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Black Inventors, Inventions & Innovations
We were taught that George Washington Carver invented peanut butter, that's probably not true considering the fact that the Aztecs were eating it back in the 15th century. But did you know that brother Carver invented 300 or so uses for the peanut itself? He issued bulletins to farmers and housewives explaining how to use peanuts to make soap, face creams, axle grease, insecticides, glue, medicines and charcoal. He even made paper from peanuts.
Join us, Alex, Asha, and Zhe, Thursday August 27 at 9 PM EST as we discuss great Melanated Inventors, Inventions and Innovations that have impacted and improved our world.
Spoken language, the written word, and the smooth transmission of electricity are all inventions or innovations of the Melanated man. Traffic lights, the gas mask, the modern pacemaker, and even the video game are innovations of the Black man. And this is the short list. So you don't want to miss this informative episode.
Plus, brother Dennis Jefferson will be dropping by with another episode of Healthy Matters, improving the health of the Melanated Family one week at a time.
You can call-in to speak with your Hosts at (917)889-2830
You can tune-in here and listen LIVE.
And as always keep it real and keep it on point.
SPONSORED BY RESUMES 4 CHRIST
Continuing our discussion on the state of the Black family...Women's roles in relationships and a household are major. They are the bearers of life, the nurturers, the soft balance in a hard situation, and in essence...the first link to love for all of the people in their lives. When a woman is not at her best, balance is thrown off, because of the many hats she wears, love is always at the base. In today's society, women are harder, "independent", misfocused, and on another path. Parental love and intimate love are addressed as companionship and hook-ups, as women's resourcefulness and perserverance abilities have been beaten down by the many beasts of the modern world. Why do you think Black women have a problem trusting love? Join in tonight by calling 347-32-9967 at 10:30 pm EST.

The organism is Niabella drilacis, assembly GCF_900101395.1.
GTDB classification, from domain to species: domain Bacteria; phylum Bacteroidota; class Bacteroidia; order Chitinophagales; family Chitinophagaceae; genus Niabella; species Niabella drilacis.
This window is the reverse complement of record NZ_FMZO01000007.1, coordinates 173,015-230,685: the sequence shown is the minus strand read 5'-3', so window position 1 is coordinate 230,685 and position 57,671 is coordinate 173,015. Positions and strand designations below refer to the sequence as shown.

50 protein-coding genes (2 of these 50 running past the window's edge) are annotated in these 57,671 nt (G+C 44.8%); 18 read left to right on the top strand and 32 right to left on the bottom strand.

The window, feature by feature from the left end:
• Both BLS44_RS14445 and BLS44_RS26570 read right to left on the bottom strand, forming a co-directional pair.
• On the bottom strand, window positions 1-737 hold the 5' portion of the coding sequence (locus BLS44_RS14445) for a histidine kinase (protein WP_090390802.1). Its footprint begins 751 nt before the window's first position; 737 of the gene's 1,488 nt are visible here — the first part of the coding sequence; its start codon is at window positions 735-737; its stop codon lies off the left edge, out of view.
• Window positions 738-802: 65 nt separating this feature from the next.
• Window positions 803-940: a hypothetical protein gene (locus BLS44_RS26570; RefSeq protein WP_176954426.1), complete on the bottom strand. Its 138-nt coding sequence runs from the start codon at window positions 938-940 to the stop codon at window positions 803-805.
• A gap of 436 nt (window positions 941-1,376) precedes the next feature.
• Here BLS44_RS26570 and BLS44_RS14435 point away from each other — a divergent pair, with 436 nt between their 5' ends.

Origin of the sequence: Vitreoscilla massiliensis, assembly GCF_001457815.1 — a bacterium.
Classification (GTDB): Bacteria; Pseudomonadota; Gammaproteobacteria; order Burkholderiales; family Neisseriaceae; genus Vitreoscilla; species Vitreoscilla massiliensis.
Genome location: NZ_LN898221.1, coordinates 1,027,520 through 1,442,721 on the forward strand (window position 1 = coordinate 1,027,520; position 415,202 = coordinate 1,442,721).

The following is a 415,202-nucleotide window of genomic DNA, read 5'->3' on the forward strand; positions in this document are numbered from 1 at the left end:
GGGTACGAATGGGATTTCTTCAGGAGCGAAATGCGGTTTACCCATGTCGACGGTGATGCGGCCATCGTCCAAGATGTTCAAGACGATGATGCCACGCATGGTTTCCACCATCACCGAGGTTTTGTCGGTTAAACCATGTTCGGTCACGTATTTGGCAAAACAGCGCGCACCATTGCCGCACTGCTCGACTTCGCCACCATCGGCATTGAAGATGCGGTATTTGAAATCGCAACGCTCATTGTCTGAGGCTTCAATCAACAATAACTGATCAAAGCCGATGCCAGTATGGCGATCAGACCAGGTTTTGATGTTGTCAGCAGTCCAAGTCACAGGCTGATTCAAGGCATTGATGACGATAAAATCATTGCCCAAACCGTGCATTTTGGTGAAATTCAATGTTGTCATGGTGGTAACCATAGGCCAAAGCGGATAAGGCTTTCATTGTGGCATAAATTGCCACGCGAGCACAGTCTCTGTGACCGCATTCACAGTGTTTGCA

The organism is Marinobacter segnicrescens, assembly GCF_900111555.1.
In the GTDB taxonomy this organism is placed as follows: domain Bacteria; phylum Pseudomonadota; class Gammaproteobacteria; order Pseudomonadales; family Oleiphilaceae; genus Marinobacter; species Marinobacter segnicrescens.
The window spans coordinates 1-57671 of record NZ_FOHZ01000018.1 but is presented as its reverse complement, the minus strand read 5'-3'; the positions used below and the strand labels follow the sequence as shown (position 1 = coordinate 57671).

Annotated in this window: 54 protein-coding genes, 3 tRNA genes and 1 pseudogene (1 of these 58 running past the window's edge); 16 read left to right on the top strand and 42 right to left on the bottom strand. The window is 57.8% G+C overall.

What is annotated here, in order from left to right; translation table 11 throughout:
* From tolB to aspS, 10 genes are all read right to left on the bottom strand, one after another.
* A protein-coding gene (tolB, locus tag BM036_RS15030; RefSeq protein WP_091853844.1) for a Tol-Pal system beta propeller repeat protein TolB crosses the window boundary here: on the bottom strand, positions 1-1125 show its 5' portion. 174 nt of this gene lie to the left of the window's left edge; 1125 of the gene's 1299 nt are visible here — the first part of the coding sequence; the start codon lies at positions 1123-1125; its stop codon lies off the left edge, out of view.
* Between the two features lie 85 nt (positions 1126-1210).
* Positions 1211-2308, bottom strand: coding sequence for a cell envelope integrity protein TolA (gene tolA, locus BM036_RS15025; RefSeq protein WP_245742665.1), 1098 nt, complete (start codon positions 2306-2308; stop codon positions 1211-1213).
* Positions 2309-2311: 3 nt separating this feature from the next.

Black Americans have struggled to make a way out of no way for centuries. Faced with rampant racism and discrimination, industrious Black Americans do for self, launching their own businesses. The number of businesses owned by Black American women grew 322% since 1997, making black females the fastest growing group of entrepreneurs in the United States. Women now own 30% of all businesses in the U.S., accounting for some 9.4 million firms. And Black American women control 14% of these companies, or an estimated 1.3 million businesses. The growth in women-owned firms may be due to the lack of fair pay, fair promotion, and family-friendly policies found in corporate America. Women of color are impacted more significantly by all of the negative factors that women face.
The highest concentrations of black woman-owned businesses are in Georgia, Maryland, and Illinois, but Black American women are launching companies in growing numbers across the country. Cassandra Bell-Gash launched a Medicaid waiver care in North Carolina in 2003 and grew the business into a million-dollar venture only to get sabotaged by bureaucratic mumbo-gumbo that delayed payments and interfered with client services forcing her to close in 2008. No untoward findings were made, but the interference caused Ms. Bell-Gash to close her business and regroup. Bell-Gash is unusual among entrepreneurs of any race or gender in that she employed more than just herself. Black American Women have an incredibly steep incline trying to do two things: one is just to be successful, and the other is to create wealth. Cassandra Bell-Gash relaunched her company, Life Provisions,Inc. (LPI) this Spring 2015 saying she was "delayed, but not detered".